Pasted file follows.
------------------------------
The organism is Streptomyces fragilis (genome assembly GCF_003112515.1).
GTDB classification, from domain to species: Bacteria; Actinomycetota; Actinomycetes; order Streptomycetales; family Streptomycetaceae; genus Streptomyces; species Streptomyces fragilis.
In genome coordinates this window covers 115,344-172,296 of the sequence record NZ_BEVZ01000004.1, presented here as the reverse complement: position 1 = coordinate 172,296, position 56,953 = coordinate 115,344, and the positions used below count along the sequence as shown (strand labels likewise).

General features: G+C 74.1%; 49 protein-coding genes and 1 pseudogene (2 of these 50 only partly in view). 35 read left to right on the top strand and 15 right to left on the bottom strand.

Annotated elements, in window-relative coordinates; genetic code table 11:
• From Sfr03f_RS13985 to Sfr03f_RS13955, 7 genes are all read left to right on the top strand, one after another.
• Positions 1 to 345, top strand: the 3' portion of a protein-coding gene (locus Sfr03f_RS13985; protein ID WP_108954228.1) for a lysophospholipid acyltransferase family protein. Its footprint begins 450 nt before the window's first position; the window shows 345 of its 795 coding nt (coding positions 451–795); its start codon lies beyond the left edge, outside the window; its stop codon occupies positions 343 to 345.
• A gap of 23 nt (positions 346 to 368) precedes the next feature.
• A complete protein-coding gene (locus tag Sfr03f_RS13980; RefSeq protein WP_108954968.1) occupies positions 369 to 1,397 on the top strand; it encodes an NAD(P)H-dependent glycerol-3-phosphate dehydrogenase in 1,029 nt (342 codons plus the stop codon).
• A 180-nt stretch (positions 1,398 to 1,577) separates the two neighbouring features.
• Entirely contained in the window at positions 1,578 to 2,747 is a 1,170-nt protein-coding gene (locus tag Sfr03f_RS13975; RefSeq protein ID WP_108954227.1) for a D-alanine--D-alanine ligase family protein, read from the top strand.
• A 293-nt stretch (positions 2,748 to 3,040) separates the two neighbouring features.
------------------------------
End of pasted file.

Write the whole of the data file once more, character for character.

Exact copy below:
The organism is Streptomyces fragilis (genome assembly GCF_003112515.1).
GTDB classification, from domain to species: Bacteria; Actinomycetota; Actinomycetes; order Streptomycetales; family Streptomycetaceae; genus Streptomyces; species Streptomyces fragilis.
In genome coordinates this window covers 115,344-172,296 of the sequence record NZ_BEVZ01000004.1, presented here as the reverse complement: position 1 = coordinate 172,296, position 56,953 = coordinate 115,344, and the positions used below count along the sequence as shown (strand labels likewise).

General features: G+C 74.1%; 49 protein-coding genes and 1 pseudogene (2 of these 50 only partly in view). 35 read left to right on the top strand and 15 right to left on the bottom strand.

Annotated elements, in window-relative coordinates; genetic code table 11:
• From Sfr03f_RS13985 to Sfr03f_RS13955, 7 genes are all read left to right on the top strand, one after another.
• Positions 1 to 345, top strand: the 3' portion of a protein-coding gene (locus Sfr03f_RS13985; protein ID WP_108954228.1) for a lysophospholipid acyltransferase family protein. Its footprint begins 450 nt before the window's first position; the window shows 345 of its 795 coding nt (coding positions 451–795); its start codon lies beyond the left edge, outside the window; its stop codon occupies positions 343 to 345.
• A gap of 23 nt (positions 346 to 368) precedes the next feature.
• A complete protein-coding gene (locus tag Sfr03f_RS13980; RefSeq protein WP_108954968.1) occupies positions 369 to 1,397 on the top strand; it encodes an NAD(P)H-dependent glycerol-3-phosphate dehydrogenase in 1,029 nt (342 codons plus the stop codon).
• A 180-nt stretch (positions 1,398 to 1,577) separates the two neighbouring features.
• Entirely contained in the window at positions 1,578 to 2,747 is a 1,170-nt protein-coding gene (locus tag Sfr03f_RS13975; RefSeq protein ID WP_108954227.1) for a D-alanine--D-alanine ligase family protein, read from the top strand.
• A 293-nt stretch (positions 2,748 to 3,040) separates the two neighbouring features.